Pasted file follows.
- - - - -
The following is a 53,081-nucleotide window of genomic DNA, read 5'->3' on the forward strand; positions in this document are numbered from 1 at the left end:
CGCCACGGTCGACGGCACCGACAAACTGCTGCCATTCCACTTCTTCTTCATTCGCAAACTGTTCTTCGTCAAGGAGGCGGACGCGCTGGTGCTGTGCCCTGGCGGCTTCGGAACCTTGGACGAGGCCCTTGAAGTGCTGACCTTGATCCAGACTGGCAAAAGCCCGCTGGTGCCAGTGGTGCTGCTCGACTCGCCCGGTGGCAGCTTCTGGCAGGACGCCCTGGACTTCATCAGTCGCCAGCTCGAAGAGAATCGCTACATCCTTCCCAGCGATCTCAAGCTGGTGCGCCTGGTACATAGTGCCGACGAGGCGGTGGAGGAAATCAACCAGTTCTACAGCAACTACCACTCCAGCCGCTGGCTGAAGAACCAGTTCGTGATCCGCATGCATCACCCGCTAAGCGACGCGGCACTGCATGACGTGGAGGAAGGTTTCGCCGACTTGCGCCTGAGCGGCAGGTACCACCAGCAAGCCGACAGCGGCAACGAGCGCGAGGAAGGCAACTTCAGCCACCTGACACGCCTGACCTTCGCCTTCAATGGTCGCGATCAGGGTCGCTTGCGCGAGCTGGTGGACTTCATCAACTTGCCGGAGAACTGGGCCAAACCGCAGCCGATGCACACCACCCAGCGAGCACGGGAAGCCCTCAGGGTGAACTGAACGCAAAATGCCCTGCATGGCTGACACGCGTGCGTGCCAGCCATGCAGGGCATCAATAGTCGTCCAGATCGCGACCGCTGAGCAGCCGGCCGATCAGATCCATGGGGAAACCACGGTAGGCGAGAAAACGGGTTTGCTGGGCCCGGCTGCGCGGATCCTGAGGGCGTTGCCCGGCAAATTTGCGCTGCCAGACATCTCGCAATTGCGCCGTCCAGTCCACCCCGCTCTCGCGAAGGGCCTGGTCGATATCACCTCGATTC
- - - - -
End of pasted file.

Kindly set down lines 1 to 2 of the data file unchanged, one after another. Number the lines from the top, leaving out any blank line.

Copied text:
The following is a 53,081-nucleotide window of genomic DNA, read 5'->3' on the forward strand; positions in this document are numbered from 1 at the left end:
CGCCACGGTCGACGGCACCGACAAACTGCTGCCATTCCACTTCTTCTTCATTCGCAAACTGTTCTTCGTCAAGGAGGCGGACGCGCTGGTGCTGTGCCCTGGCGGCTTCGGAACCTTGGACGAGGCCCTTGAAGTGCTGACCTTGATCCAGACTGGCAAAAGCCCGCTGGTGCCAGTGGTGCTGCTCGACTCGCCCGGTGGCAGCTTCTGGCAGGACGCCCTGGACTTCATCAGTCGCCAGCTCGAAGAGAATCGCTACATCCTTCCCAGCGATCTCAAGCTGGTGCGCCTGGTACATAGTGCCGACGAGGCGGTGGAGGAAATCAACCAGTTCTACAGCAACTACCACTCCAGCCGCTGGCTGAAGAACCAGTTCGTGATCCGCATGCATCACCCGCTAAGCGACGCGGCACTGCATGACGTGGAGGAAGGTTTCGCCGACTTGCGCCTGAGCGGCAGGTACCACCAGCAAGCCGACAGCGGCAACGAGCGCGAGGAAGGCAACTTCAGCCACCTGACACGCCTGACCTTCGCCTTCAATGGTCGCGATCAGGGTCGCTTGCGCGAGCTGGTGGACTTCATCAACTTGCCGGAGAACTGGGCCAAACCGCAGCCGATGCACACCACCCAGCGAGCACGGGAAGCCCTCAGGGTGAACTGAACGCAAAATGCCCTGCATGGCTGACACGCGTGCGTGCCAGCCATGCAGGGCATCAATAGTCGTCCAGATCGCGACCGCTGAGCAGCCGGCCGATCAGATCCATGGGGAAACCACGGTAGGCGAGAAAACGGGTTTGCTGGGCCCGGCTGCGCGGATCCTGAGGGCGTTGCCCGGCAAATTTGCGCTGCCAGACATCTCGCAATTGCGCCGTCCAGTCCACCCCGCTCTCGCGAAGGGCCTGGTCGATATCACCTCGATTC